The superpower status which America has enjoyed over the last decades, not without reason, as well as the declaration that it’s an exceptional nation that by default has more rights than anyone else, couldn’t help but lead to anything other than a logical, yet not-so-pleasant result: The American — and first and foremost globalist — elite have forgotten how to negotiate with other players.
Now the situation has changed, and the state of affairs demands serious self-reflection of the one-time key “global policeman” and, in essence, a return to the classroom for a conventional university seminar titled “World Diplomacy on Equal Terms.”
It’s probably unpleasant and painful not just for the elite themselves, but also for ordinary Americans, who have been supporting them all the while and to whom everything was explained long ago, to realize both who’s in charge and why they have the right to violate all the conceivable rules of the game in the international arena.
But it’s the only valid course for the future formation of relations with our country, which, even if no longer a superpower in the world, is nevertheless a great power with which one may and must reckon. Otherwise, with each passing year, the U.S. will sustain ever greater financial and political losses, as well as losses to its image.
In fairness, it should be noted that Donald Trump’s team is well aware of this. At least the public statements that we’re hearing today, from the need for friendship with Russia to an America that’s “not so innocent” in response to journalists’ accusations against Russia’s leadership, allow one to draw just such a conclusion.
I’ll say, at first, that there’s nothing surprising about the fact that the White House, and the forces whose interests it represented before the new president came to power, forgot how to converse on equal terms.
It’s a historically objective consequence of Russia’s weakness in the first decade following the collapse of the Soviet Union — we began really and truly to lift our head even later — when the structure of the bipolar world suddenly collapsed and nothing in principle could emerge to replace it so quickly.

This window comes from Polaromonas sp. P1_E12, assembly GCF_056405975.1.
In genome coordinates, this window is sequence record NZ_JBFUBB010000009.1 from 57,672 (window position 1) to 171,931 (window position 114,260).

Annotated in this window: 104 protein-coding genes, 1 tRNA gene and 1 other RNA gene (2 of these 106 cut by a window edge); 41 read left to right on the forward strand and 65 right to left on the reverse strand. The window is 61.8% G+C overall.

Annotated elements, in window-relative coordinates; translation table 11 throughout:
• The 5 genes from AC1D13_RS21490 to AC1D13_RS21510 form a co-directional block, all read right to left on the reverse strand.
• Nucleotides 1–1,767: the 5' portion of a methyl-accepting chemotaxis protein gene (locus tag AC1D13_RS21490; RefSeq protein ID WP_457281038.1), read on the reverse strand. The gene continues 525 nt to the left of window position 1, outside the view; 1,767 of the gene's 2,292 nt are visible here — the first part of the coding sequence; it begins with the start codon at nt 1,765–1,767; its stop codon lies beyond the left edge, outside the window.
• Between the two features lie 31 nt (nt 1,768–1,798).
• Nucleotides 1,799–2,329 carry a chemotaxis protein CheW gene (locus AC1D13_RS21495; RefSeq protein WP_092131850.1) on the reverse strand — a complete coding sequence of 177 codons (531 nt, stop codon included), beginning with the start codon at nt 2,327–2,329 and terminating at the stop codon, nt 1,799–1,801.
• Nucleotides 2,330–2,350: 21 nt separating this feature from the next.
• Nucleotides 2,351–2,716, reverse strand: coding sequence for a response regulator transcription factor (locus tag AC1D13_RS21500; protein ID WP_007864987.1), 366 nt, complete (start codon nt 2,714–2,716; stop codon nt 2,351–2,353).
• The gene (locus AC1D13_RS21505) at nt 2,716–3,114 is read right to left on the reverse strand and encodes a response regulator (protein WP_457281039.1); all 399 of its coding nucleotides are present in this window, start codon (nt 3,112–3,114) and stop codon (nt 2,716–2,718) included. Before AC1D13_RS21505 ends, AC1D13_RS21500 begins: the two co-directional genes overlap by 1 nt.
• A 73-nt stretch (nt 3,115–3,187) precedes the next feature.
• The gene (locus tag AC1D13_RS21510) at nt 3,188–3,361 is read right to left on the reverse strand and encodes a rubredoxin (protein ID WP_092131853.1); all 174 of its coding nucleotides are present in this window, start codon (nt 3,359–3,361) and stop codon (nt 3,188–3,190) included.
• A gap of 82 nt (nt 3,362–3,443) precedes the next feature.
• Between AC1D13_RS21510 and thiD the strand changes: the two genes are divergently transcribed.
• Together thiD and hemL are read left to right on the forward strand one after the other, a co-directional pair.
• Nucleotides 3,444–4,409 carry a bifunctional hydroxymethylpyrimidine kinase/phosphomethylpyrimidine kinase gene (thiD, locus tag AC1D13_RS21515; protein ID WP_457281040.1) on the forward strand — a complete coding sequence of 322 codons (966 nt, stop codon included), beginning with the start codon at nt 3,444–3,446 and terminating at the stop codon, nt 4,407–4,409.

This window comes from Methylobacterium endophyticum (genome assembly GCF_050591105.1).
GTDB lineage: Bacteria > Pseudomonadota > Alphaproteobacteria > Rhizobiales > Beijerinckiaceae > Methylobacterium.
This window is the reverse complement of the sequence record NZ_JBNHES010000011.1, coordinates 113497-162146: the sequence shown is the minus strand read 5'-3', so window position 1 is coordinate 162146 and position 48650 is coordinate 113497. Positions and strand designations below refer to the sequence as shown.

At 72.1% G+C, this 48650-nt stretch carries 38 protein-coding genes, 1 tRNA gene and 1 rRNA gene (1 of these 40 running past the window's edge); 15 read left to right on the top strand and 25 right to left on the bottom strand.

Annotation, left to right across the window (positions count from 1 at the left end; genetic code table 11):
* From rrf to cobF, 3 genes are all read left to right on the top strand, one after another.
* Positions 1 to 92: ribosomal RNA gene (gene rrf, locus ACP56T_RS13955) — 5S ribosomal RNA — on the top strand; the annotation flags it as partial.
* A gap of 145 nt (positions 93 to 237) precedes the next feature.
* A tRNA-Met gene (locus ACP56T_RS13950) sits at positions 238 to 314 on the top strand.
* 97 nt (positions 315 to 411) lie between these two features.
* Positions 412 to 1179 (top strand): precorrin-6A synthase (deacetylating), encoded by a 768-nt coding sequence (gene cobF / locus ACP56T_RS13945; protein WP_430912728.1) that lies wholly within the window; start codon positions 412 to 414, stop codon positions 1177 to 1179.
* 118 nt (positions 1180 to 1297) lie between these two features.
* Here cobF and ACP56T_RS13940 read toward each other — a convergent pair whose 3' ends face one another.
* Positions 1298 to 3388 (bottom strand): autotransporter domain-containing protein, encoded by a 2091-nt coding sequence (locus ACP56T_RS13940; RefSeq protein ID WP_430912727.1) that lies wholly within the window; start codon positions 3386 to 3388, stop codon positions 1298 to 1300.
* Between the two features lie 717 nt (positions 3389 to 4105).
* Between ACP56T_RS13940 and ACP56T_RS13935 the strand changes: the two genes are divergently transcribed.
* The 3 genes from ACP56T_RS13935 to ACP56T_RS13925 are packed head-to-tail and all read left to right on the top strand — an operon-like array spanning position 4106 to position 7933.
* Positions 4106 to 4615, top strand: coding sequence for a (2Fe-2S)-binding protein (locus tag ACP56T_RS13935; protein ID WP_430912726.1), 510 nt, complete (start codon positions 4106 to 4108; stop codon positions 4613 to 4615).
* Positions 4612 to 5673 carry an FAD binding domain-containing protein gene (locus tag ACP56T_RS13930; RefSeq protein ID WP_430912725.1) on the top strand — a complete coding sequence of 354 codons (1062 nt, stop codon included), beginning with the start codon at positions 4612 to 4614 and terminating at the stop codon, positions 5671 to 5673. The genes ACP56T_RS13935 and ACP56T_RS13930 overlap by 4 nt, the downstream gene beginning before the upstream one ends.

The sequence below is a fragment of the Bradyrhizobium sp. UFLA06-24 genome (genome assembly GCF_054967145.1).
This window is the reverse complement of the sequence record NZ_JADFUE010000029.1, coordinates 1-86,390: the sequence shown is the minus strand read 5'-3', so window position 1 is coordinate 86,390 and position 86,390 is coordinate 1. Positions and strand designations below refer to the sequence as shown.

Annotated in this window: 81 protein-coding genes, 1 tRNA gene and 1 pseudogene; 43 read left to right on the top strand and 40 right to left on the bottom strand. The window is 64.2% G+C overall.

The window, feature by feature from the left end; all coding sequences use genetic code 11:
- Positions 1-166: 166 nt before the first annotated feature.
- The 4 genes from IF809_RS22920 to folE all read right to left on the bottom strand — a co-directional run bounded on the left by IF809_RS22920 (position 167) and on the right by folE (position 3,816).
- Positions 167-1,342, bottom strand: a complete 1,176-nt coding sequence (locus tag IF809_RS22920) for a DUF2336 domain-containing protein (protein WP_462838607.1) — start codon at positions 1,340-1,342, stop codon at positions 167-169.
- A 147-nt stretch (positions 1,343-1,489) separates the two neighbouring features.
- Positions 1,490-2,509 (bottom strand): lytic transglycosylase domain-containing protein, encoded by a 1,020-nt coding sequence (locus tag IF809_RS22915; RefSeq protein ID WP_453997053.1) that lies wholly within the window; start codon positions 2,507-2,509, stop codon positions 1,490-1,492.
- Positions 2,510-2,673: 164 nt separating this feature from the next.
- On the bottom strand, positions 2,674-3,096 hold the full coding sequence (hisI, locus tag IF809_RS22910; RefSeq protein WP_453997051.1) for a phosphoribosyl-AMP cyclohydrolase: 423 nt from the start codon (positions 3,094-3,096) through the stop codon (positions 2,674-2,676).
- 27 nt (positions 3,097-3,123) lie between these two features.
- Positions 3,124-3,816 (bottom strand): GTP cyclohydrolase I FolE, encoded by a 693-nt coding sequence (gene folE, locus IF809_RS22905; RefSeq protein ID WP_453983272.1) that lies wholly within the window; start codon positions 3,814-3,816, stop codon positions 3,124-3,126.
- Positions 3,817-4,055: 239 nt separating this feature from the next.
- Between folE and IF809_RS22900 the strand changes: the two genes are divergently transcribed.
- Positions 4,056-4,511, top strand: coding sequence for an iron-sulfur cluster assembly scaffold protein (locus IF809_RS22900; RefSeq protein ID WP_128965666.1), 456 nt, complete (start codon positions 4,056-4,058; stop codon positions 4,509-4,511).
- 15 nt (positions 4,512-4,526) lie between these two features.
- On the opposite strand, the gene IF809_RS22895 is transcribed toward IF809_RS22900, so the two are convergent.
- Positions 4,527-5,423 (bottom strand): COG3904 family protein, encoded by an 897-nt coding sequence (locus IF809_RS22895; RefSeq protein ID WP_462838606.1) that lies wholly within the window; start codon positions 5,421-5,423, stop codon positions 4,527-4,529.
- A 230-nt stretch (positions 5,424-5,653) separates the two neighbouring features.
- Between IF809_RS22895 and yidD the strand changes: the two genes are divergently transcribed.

And it’s a consequence of compelling Europe’s political elite to assist unquestioningly in all matters that Washington considered important. Here, you have the longstanding practice of using so-called soft power and pushing the “financial drug” of many organizations — from those living off international “non-governmental” non-profit grants to sports associations.
Of course, we mustn’t forget the total surveillance of heads of state, politicians and business leaders carried out by the National Security Agency. (Has it stopped, and if so, only along these lines?)
You see, who on earth is there for us to converse with on equal terms? The leader of some European country? So what do we have on him in his file (thanks, NSA)? Aww, there’s nothing concrete on him? No matter. We’ll ask those we’ve had a folder on for a long time to put pressure on him.
By the way, did you ever stop to think about why the European countries that were friends with Russia suddenly turned their backs on us and began to trip us up at every step? The situation in Ukraine? Why, they wouldn’t give a damn about the interests of Ukraine or its leadership, much less one that came to power at the end of a bayonet, if relations with Russia were at stake.
Then why? Because the White House’s arguments turned out to be very strong. And I wouldn’t be surprised at all if banal kompromat and blackmail were involved.*